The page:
The most important function of the attorney is to ensure adequate funding for the client’s future pharmacological treatment. Many of these medications can be quite expensive. Some require regular physician visits together with blood monitoring to ensure proper dosage levels. Many clients will require multiple medications. It is not unusual for the total costs associated with the medicines to exceed $400-500 per month. Obtaining a well-thought-out and carefully prepared life care plan before the client’s claim is resolved is essential. Consideration must be given to the likelihood that new medicines will be developed for the treatment of brain injury in the future. If past experience is any guide, those new medications will be expensive. An allowance for the cost of future pharmacological treatment should be contemplated in a structured settlement for any brain-injured individual.

There is often not enough insurance coverage to compensate the Plaintiff fully or even pay the costs of necessary medical care. If the client is currently eligible for government benefits, such as Medicaid, which will pay for medications, care should be taken to preserve the client’s eligibility for those benefits. A Supplemental Care Trust, as authorized by 42 U.S.C. §1369p, should be considered.


As more and more research is conducted, our understanding of how trauma affects the brain will continue to expand. Research over the past thirty years has led to the development of many new psychotropic drugs that have proven useful in the treatment of the cognitive, behavioral, and physical sequelae of traumatic brain injury. This trend is likely to continue and even accelerate in the future. The trial attorney representing those individuals with acquired brain injury must have a basic understanding of how those medications affect their client and the financial costs of the long-term pharmacologic management of the brain-injured individual.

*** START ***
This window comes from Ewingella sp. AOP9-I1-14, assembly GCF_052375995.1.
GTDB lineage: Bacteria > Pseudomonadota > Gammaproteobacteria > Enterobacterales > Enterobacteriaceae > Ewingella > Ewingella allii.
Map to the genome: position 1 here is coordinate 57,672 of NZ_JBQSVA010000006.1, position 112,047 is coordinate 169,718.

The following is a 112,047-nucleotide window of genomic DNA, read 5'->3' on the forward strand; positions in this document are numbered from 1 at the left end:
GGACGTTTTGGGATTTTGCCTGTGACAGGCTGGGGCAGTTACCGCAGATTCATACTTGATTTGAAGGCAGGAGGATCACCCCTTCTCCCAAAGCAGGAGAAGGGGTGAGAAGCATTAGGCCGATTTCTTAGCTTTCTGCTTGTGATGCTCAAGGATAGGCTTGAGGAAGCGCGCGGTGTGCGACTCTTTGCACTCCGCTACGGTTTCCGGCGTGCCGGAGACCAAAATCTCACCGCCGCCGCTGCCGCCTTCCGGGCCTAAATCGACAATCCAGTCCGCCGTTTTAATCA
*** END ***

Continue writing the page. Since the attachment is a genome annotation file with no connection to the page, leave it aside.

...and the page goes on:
James T. McDeavitt, M.D.,Medical Director Charlotte Institute of Rehabilitation


Charles G. Monnett III, Esq.,Charles G. Monnett III & Associates

Selected Bibliography

C. Thomas Gualtieri, M.D., Neuropsychiatry and Behavioral Pharmacology, Springer-Verlag, New York, 1991.

Alan F. Schatzberg, M.D., Charles B. Nemeroff, M.D., Ph.D., Textbook of Psychopharmacology, American Psychiatric Press, 1995.Physicians’ Desk Reference, 50th Edition, Medical Economics Company, Montvale, NJ, 1996